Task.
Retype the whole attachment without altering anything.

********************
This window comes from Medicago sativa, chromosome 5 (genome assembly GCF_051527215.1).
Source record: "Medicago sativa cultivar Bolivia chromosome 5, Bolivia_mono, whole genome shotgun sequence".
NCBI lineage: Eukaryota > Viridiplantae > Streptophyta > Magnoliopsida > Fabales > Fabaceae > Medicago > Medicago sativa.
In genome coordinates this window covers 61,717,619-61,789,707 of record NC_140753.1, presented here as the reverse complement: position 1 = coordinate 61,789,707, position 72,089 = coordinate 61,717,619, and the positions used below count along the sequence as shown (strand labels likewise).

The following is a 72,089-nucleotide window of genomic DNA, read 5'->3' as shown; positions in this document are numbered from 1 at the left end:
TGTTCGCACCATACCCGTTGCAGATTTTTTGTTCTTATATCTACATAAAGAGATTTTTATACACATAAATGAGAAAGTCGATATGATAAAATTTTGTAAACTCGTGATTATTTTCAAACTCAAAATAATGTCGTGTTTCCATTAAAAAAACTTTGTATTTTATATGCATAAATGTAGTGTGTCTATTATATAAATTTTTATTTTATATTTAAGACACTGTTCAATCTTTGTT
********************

This window comes from Medicago sativa, chromosome 5 (genome assembly GCF_051527215.1).
Source record: "Medicago sativa cultivar Bolivia chromosome 5, Bolivia_mono, whole genome shotgun sequence".
NCBI lineage: Eukaryota > Viridiplantae > Streptophyta > Magnoliopsida > Fabales > Fabaceae > Medicago > Medicago sativa.
In genome coordinates this window covers 61,717,619-61,789,707 of record NC_140753.1, presented here as the reverse complement: position 1 = coordinate 61,789,707, position 72,089 = coordinate 61,717,619, and the positions used below count along the sequence as shown (strand labels likewise).

The following is a 72,089-nucleotide window of genomic DNA, read 5'->3' as shown; positions in this document are numbered from 1 at the left end:
TGTTCGCACCATACCCGTTGCAGATTTTTTGTTCTTATATCTACATAAAGAGATTTTTATACACATAAATGAGAAAGTCGATATGATAAAATTTTGTAAACTCGTGATTATTTTCAAACTCAAAATAATGTCGTGTTTCCATTAAAAAAACTTTGTATTTTATATGCATAAATGTAGTGTGTCTATTATATAAATTTTTATTTTATATTTAAGACACTGTTCAATCTTTGTT